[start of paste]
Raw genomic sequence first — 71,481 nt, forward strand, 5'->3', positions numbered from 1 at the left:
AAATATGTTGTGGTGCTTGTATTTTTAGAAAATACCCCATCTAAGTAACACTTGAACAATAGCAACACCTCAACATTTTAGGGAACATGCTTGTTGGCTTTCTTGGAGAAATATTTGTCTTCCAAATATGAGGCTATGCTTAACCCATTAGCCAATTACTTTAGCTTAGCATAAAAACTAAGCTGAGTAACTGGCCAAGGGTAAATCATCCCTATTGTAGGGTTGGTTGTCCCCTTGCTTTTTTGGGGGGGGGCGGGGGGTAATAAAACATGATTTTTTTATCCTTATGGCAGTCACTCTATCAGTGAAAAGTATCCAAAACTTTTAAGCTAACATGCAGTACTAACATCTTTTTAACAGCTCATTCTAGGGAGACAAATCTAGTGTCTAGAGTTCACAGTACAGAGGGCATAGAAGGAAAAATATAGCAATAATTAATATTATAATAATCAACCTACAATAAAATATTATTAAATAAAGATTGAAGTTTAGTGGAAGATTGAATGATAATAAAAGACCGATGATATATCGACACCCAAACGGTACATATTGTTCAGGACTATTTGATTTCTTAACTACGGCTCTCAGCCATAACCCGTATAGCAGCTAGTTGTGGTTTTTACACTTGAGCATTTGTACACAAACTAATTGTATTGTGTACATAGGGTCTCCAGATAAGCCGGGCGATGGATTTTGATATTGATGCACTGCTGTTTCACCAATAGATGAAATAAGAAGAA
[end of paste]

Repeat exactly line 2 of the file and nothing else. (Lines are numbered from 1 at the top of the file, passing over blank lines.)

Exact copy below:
AAATATGTTGTGGTGCTTGTATTTTTAGAAAATACCCCATCTAAGTAACACTTGAACAATAGCAACACCTCAACATTTTAGGGAACATGCTTGTTGGCTTTCTTGGAGAAATATTTGTCTTCCAAATATGAGGCTATGCTTAACCCATTAGCCAATTACTTTAGCTTAGCATAAAAACTAAGCTGAGTAACTGGCCAAGGGTAAATCATCCCTATTGTAGGGTTGGTTGTCCCCTTGCTTTTTTGGGGGGGGGCGGGGGGTAATAAAACATGATTTTTTTATCCTTATGGCAGTCACTCTATCAGTGAAAAGTATCCAAAACTTTTAAGCTAACATGCAGTACTAACATCTTTTTAACAGCTCATTCTAGGGAGACAAATCTAGTGTCTAGAGTTCACAGTACAGAGGGCATAGAAGGAAAAATATAGCAATAATTAATATTATAATAATCAACCTACAATAAAATATTATTAAATAAAGATTGAAGTTTAGTGGAAGATTGAATGATAATAAAAGACCGATGATATATCGACACCCAAACGGTACATATTGTTCAGGACTATTTGATTTCTTAACTACGGCTCTCAGCCATAACCCGTATAGCAGCTAGTTGTGGTTTTTACACTTGAGCATTTGTACACAAACTAATTGTATTGTGTACATAGGGTCTCCAGATAAGCCGGGCGATGGATTTTGATATTGATGCACTGCTGTTTCACCAATAGATGAAATAAGAAGAA